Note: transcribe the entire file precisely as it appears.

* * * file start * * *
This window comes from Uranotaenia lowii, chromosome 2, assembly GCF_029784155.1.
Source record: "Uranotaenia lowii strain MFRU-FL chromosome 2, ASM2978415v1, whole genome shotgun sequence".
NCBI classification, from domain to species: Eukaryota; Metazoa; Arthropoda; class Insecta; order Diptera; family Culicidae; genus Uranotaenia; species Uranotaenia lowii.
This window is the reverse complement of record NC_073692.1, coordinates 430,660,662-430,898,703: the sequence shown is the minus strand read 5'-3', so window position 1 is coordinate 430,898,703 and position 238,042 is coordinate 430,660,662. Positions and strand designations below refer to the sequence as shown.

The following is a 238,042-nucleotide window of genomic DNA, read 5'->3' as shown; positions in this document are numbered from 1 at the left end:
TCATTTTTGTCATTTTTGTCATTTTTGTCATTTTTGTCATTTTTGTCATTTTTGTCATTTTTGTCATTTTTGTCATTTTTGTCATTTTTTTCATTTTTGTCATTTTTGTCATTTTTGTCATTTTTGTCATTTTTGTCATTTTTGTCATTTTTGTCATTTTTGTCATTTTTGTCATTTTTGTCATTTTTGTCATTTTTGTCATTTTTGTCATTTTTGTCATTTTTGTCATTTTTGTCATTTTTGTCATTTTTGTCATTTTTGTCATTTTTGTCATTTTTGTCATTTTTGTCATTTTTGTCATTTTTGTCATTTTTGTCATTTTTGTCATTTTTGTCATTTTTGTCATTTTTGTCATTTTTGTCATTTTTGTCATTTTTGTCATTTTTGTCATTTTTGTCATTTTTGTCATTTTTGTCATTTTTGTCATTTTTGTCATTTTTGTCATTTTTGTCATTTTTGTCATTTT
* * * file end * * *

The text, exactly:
This window comes from Uranotaenia lowii, chromosome 2, assembly GCF_029784155.1.
Source record: "Uranotaenia lowii strain MFRU-FL chromosome 2, ASM2978415v1, whole genome shotgun sequence".
NCBI classification, from domain to species: Eukaryota; Metazoa; Arthropoda; class Insecta; order Diptera; family Culicidae; genus Uranotaenia; species Uranotaenia lowii.
This window is the reverse complement of record NC_073692.1, coordinates 430,660,662-430,898,703: the sequence shown is the minus strand read 5'-3', so window position 1 is coordinate 430,898,703 and position 238,042 is coordinate 430,660,662. Positions and strand designations below refer to the sequence as shown.

The following is a 238,042-nucleotide window of genomic DNA, read 5'->3' as shown; positions in this document are numbered from 1 at the left end:
TCATTTTTGTCATTTTTGTCATTTTTGTCATTTTTGTCATTTTTGTCATTTTTGTCATTTTTGTCATTTTTGTCATTTTTGTCATTTTTTTCATTTTTGTCATTTTTGTCATTTTTGTCATTTTTGTCATTTTTGTCATTTTTGTCATTTTTGTCATTTTTGTCATTTTTGTCATTTTTGTCATTTTTGTCATTTTTGTCATTTTTGTCATTTTTGTCATTTTTGTCATTTTTGTCATTTTTGTCATTTTTGTCATTTTTGTCATTTTTGTCATTTTTGTCATTTTTGTCATTTTTGTCATTTTTGTCATTTTTGTCATTTTTGTCATTTTTGTCATTTTTGTCATTTTTGTCATTTTTGTCATTTTTGTCATTTTTGTCATTTTTGTCATTTTTGTCATTTTTGTCATTTTTGTCATTTTTGTCATTTTTGTCATTTTTGTCATTTTTGTCATTTTTGTCATTTT